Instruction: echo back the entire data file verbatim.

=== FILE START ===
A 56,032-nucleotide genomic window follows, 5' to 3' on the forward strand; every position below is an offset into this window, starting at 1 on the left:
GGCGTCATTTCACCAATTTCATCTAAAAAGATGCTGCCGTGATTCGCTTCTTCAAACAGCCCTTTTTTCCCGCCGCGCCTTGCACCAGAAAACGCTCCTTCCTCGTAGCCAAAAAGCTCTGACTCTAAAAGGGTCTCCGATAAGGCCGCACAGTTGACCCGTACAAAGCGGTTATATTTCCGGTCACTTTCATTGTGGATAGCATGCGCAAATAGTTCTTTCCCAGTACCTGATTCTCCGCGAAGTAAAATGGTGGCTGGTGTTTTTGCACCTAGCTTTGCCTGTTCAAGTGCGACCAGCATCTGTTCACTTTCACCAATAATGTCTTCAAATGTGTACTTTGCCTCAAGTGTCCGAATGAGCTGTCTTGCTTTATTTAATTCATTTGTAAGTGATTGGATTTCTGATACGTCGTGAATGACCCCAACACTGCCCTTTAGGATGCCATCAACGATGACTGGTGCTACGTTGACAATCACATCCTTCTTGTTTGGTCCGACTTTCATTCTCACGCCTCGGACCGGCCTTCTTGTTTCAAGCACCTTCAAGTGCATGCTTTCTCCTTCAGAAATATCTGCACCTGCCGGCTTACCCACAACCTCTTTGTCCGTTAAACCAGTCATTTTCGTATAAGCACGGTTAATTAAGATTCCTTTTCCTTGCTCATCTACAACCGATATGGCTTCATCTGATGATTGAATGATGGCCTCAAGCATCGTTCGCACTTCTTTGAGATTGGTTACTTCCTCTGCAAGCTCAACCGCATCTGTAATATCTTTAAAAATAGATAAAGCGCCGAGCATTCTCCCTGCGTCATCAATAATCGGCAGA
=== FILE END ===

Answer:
A 56,032-nucleotide genomic window follows, 5' to 3' on the forward strand; every position below is an offset into this window, starting at 1 on the left:
GGCGTCATTTCACCAATTTCATCTAAAAAGATGCTGCCGTGATTCGCTTCTTCAAACAGCCCTTTTTTCCCGCCGCGCCTTGCACCAGAAAACGCTCCTTCCTCGTAGCCAAAAAGCTCTGACTCTAAAAGGGTCTCCGATAAGGCCGCACAGTTGACCCGTACAAAGCGGTTATATTTCCGGTCACTTTCATTGTGGATAGCATGCGCAAATAGTTCTTTCCCAGTACCTGATTCTCCGCGAAGTAAAATGGTGGCTGGTGTTTTTGCACCTAGCTTTGCCTGTTCAAGTGCGACCAGCATCTGTTCACTTTCACCAATAATGTCTTCAAATGTGTACTTTGCCTCAAGTGTCCGAATGAGCTGTCTTGCTTTATTTAATTCATTTGTAAGTGATTGGATTTCTGATACGTCGTGAATGACCCCAACACTGCCCTTTAGGATGCCATCAACGATGACTGGTGCTACGTTGACAATCACATCCTTCTTGTTTGGTCCGACTTTCATTCTCACGCCTCGGACCGGCCTTCTTGTTTCAAGCACCTTCAAGTGCATGCTTTCTCCTTCAGAAATATCTGCACCTGCCGGCTTACCCACAACCTCTTTGTCCGTTAAACCAGTCATTTTCGTATAAGCACGGTTAATTAAGATTCCTTTTCCTTGCTCATCTACAACCGATATGGCTTCATCTGATGATTGAATGATGGCCTCAAGCATCGTTCGCACTTCTTTGAGATTGGTTACTTCCTCTGCAAGCTCAACCGCATCTGTAATATCTTTAAAAATAGATAAAGCGCCGAGCATTCTCCCTGCGTCATCAATAATCGGCAGA